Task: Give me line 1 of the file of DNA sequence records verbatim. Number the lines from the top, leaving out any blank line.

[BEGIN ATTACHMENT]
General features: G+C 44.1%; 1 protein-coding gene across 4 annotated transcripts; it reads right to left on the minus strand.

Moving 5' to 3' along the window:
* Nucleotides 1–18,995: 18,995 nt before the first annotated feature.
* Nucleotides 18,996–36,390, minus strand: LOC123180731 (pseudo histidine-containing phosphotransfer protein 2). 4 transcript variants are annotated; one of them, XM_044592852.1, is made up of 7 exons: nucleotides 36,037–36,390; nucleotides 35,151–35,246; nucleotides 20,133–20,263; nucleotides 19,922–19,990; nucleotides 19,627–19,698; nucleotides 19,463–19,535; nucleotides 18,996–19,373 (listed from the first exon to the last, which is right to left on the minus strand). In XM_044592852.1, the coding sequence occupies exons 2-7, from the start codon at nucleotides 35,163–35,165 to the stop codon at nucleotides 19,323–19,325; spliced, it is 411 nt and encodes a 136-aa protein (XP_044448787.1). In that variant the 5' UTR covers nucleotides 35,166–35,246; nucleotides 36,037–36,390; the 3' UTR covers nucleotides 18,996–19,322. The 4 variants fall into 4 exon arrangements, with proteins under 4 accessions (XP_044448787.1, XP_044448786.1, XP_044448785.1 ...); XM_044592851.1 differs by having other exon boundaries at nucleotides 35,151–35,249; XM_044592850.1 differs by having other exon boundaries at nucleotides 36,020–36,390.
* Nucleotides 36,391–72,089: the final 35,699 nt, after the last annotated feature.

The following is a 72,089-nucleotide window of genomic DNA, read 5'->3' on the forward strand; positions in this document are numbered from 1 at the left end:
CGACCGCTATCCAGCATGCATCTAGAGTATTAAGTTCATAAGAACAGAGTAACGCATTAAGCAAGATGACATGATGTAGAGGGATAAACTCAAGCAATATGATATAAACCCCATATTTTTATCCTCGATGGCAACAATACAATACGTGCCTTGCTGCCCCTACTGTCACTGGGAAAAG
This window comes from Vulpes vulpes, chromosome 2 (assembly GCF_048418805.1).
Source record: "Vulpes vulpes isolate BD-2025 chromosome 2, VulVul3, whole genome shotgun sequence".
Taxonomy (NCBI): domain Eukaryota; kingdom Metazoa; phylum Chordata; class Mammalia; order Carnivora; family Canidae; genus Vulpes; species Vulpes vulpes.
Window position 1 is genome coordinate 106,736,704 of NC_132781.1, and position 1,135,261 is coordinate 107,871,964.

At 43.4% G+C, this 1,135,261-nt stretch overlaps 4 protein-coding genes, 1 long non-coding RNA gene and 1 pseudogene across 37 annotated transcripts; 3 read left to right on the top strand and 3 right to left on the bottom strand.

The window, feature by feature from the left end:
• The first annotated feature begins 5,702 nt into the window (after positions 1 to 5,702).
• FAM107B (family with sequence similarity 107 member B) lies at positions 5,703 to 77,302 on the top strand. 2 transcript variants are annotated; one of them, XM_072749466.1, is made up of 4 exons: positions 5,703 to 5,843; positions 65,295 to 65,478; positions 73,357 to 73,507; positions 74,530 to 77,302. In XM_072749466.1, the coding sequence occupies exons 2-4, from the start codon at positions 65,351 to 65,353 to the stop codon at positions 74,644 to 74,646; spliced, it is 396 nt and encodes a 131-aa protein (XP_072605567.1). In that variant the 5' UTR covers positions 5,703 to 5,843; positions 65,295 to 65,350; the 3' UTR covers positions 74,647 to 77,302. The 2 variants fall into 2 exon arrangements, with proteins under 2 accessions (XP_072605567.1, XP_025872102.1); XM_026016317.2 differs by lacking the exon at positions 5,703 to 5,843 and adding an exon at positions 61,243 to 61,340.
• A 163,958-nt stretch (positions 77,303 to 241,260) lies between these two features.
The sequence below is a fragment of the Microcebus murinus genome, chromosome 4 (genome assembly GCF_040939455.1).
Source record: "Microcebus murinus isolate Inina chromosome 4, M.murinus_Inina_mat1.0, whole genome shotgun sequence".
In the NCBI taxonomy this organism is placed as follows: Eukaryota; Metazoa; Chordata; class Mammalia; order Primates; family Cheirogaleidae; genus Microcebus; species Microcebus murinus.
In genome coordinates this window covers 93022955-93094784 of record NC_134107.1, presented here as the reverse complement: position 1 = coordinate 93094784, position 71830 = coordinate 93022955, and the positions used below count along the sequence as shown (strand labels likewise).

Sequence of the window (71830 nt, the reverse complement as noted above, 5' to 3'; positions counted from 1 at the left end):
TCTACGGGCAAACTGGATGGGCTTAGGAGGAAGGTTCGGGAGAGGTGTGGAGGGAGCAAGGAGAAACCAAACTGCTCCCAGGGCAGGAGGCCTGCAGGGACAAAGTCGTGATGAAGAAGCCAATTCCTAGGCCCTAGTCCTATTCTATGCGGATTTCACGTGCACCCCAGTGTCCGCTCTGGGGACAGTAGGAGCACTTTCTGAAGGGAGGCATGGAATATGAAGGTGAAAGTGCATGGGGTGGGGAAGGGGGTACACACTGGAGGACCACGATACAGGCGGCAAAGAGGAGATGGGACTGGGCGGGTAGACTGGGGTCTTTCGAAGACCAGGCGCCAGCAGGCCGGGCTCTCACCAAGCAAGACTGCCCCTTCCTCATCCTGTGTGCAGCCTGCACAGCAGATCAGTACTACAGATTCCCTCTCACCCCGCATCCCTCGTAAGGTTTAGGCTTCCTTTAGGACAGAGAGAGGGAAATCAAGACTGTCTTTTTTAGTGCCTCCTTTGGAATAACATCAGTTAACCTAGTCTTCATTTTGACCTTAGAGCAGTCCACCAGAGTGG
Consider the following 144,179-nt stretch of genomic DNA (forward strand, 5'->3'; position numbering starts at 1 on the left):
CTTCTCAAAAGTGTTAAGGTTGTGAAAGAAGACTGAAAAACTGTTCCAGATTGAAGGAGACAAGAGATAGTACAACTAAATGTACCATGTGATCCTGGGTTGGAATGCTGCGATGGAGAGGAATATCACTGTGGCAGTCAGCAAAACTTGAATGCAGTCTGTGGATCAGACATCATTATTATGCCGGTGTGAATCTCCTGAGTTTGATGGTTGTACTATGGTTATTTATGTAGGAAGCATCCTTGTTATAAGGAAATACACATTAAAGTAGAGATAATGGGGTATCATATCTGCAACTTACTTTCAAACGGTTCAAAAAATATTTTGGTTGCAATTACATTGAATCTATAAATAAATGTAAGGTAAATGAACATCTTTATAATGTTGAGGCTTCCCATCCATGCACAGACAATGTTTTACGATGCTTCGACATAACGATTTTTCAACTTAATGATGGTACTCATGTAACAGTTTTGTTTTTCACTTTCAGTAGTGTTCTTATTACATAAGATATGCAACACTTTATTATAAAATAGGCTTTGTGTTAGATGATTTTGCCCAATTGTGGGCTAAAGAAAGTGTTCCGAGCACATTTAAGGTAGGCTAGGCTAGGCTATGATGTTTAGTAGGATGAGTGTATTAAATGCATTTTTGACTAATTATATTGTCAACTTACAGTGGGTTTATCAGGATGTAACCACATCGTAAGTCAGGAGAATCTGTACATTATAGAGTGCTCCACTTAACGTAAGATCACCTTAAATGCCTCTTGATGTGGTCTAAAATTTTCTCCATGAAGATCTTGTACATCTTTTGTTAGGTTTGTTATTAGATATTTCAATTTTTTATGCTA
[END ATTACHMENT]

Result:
General features: G+C 44.1%; 1 protein-coding gene across 4 annotated transcripts; it reads right to left on the minus strand.